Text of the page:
It’s easy to spot a hitter that’s just being insanely lucky. They are usually carrying a BABIP north of 0.400 for a few weeks and have no previous track record of being a great hitter. Remember this year when Jorge Polanco could not make an out? Or how about Avisail Garcia suddenly hitting 0.330 for a season after never topping 0.257 in a mostly full season before. Yeah, Garcia benefited a smidge from his 0.392(!) BABIP.
What is less obvious and easier to forget are the hitters with low BABIPs. They get ignored because they usually fall out of fantasy relevance because their batting averages plummet. Jose Bautista this year is a great example of that. Once his power started to decline, his value dropped with it and his BABIP. Todd Frazier is another. Joey Gallo relies entirely on his massive power for value, since BABIP and average are never going to be assets for him.
Those guys I just mentioned carry low BABIPs most years because they are dead pull hitters when it comes to grounders, so they can be shifted on easily, and they hit lots of fly balls which are easy outs when they stay in the park. Ok, but what about when you are scrolling through the list of worst BABIPs in 2017 and you come across two names that simply do not fit?
Tell me what names jump out at you on this list: Todd Frazier, Curtis Granderson, Maikel Franco, Jose Bautista, Manny Machado, Albert Pujols, Joey Gallo, Mookie Betts
Those are 8 of the 18 worst BABIPs of 2017. I left out some other names, of course, but I think my point is made. Those two names, Machado and Betts, stick out. They are not like the slow, plodding, dead-pull sluggers around them. Yet, they find themselves with some of the worst BABIPs in baseball.
Machado and Betts are nearly-automatic first round picks in fantasy baseball because they offer such a well-rounded package. Or at least they did. Machado hit 37 home runs with 105 runs, 96 RBI, and a 0.294 average in 2016. His BABIP that year was a normal 0.309. This year, he still hit 33 homers and produced 95 RBI, but his runs dropped to 80 and his average fell to 0.259 thanks to a 0.265 BABIP. He stole 9 bases in 2017 versus 0 in 2016, so I guess that was nice of him.
Betts had a near-MVP season in 2016 with 31 HR, 26 SB, 122 R, 113 RBI, and a 0.318 average. That is true five category production only surpassed by Mike Trout himself. This year: 0.264 average, 24 HR, 26 SB, 101 R, 102 RBI. Still a fantasy all-star, but not quite what he was. His BABIP fell from 0.322 to 0.268. That’s a huge drop.
What makes the BABIP drops for both these two gentlemen unexpected is that both spray the ball to all fields well and hit the ball hard. Those are all recipes for high BABIPs.
Here’s Mookie’s spray chart from 2017:
Yes, he does pull more than he hits the opposite way, but in general, he sprays the ball everywhere pretty well. That should make it difficult for teams to shift on him and boost his BABIP.
Machado has a similar chart:
It shows a good distribution of hits everywhere.
When it comes to hitting the ball hard and making solid contact, both of these guys are near the top of the league, according to Statcast data. In the number of balls hit at 95 mph exit velocity or more, Machado was #1 in baseball in 2017. Yes, ahead of Joey Gallo, Aaron Judge, and Giancarlo Stanton. Mookie was #7. Both of them hit more than 200 balls harder than 95.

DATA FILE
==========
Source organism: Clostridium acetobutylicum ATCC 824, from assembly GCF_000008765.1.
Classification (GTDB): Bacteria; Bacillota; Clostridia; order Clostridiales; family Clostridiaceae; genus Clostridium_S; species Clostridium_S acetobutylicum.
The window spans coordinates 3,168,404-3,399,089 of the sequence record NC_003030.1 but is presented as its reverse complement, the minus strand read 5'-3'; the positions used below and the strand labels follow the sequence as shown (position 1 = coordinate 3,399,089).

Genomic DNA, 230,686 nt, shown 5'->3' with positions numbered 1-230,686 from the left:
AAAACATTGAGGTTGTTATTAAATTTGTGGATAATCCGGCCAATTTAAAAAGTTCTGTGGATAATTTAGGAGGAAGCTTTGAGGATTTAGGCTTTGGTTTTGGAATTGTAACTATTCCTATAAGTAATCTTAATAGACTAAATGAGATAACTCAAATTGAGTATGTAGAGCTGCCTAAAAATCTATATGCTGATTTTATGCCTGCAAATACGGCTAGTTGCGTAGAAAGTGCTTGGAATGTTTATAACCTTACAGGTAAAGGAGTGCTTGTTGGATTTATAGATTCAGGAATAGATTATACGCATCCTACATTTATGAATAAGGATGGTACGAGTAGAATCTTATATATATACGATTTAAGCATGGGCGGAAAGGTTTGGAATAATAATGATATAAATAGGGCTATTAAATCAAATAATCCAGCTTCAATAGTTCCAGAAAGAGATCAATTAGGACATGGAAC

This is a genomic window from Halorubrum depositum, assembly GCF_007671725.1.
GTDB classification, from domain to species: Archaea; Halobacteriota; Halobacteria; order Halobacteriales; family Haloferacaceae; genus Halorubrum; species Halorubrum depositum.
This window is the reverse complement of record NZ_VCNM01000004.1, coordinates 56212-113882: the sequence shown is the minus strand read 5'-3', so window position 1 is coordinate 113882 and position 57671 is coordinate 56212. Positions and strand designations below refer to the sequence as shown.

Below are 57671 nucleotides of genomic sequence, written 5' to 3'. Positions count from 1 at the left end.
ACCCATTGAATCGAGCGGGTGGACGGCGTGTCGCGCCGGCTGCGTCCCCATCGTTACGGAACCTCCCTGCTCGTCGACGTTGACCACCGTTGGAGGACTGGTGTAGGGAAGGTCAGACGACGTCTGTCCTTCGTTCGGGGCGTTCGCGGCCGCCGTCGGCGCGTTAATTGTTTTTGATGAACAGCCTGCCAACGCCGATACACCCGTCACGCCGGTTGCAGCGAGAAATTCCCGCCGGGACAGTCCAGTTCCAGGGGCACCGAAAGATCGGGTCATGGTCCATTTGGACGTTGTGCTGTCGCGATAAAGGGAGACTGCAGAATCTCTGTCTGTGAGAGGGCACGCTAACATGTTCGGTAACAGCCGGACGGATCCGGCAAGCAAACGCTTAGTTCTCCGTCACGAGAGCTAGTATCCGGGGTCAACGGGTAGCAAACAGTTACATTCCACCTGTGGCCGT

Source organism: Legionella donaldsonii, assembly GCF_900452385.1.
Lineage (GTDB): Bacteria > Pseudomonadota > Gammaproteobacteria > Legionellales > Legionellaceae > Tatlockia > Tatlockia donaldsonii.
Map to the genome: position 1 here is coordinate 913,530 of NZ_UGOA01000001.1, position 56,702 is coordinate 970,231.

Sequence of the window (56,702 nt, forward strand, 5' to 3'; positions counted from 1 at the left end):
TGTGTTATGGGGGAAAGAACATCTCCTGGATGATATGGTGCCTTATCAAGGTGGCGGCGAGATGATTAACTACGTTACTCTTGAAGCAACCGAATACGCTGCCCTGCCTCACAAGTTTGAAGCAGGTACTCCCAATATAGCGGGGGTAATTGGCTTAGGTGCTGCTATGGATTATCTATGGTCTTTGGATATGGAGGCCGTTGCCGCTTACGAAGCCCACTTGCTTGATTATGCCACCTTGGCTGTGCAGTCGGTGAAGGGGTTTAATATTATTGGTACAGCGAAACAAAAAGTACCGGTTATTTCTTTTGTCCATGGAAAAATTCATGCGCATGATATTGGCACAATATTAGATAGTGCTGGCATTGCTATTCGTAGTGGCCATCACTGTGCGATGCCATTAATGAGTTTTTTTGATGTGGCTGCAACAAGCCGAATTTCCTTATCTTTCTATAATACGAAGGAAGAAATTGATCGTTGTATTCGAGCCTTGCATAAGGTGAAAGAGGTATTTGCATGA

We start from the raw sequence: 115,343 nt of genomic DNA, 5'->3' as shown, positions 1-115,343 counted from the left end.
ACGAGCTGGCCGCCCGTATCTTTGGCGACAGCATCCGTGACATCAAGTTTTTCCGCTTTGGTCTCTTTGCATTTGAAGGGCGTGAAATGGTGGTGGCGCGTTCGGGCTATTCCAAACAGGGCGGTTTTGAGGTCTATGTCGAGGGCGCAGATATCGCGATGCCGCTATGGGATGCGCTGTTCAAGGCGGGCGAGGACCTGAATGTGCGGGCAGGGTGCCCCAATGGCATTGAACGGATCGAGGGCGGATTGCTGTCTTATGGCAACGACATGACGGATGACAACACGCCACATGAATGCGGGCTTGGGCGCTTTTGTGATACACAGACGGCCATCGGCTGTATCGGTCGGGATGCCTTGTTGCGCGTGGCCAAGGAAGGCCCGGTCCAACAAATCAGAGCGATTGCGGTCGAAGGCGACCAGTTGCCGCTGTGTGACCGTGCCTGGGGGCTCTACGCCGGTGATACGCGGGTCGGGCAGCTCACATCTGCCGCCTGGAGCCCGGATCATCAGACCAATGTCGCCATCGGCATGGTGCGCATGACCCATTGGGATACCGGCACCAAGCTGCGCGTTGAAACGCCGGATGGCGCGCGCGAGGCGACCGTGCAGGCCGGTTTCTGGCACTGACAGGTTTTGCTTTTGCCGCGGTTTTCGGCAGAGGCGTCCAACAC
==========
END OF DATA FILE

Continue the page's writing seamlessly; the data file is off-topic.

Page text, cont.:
If you look purely at average exit velocity, things don’t look quite as good, especially for Mookie. He falls to 123rd. Machado only falls to 17th. Nonetheless, there is enough evidence to show that both were still hitting the ball hard in 2017.
Ok, so they hit the ball everywhere and hit it hard, why did their BABIPs fall so much in 2017, then?
Two reasons: line drives and infield flies
The league average for line drive rate was 20.3% in 2017. Mookie had a terrible 16.8% rate, while Manny was somehow worse at 15.8%. It turns out that research has shown that line drive rate does not correlate to anything else and fluctuations are basically random and unpredictable. That means they both were extremely unlucky this year in this stat.
As for infield fly balls AKA pop-ups, both of these guys are doing themselves no favors. Machado has consistently posted IFFB% of 13% or more throughout his career. This year’s 13.2% was “good” for 27th worst in baseball. But, since he’s always done that, I guess we can’t blame it for this year’s BABIP drop. He actually cut his IFFB% by 1% this year.
But Mookie’s IFFB% has been trending up for three years. It has gone: 10.5%, 12.3%, 14.8%. That last one in 2017 put him 17th worst in baseball. That is not great. That certainly had some impact on dragging down his BABIP. Infield flies are near automatic outs, so they will certainly decrease a hitter’s BABIP. This is a worrying trend in an otherwise great profile.
The final consideration is comparing their 2017 BABIPs to the much larger data set of their entire careers. Machado’s career BABIP is 0.301. Mookie’s is 0.303. It’s not surprising that two hitters with well over 2000 PA have BABIPs near league average. That’s why it’s the average. You can see both those numbers are well above their 2017 BABIPs.
So, basically, this 1000+ word post is a long-winded way of saying that Betts and Machado were extremely unlucky with batted balls in 2017 (mostly due to a random drop in line drives) and will almost certainly rebound in 2018 to something closer to their career averages. Invest in them with confidence that their batting averages will jump by 0.040 or more from 2017. They should be solid first round picks once again in 2018. Tschus!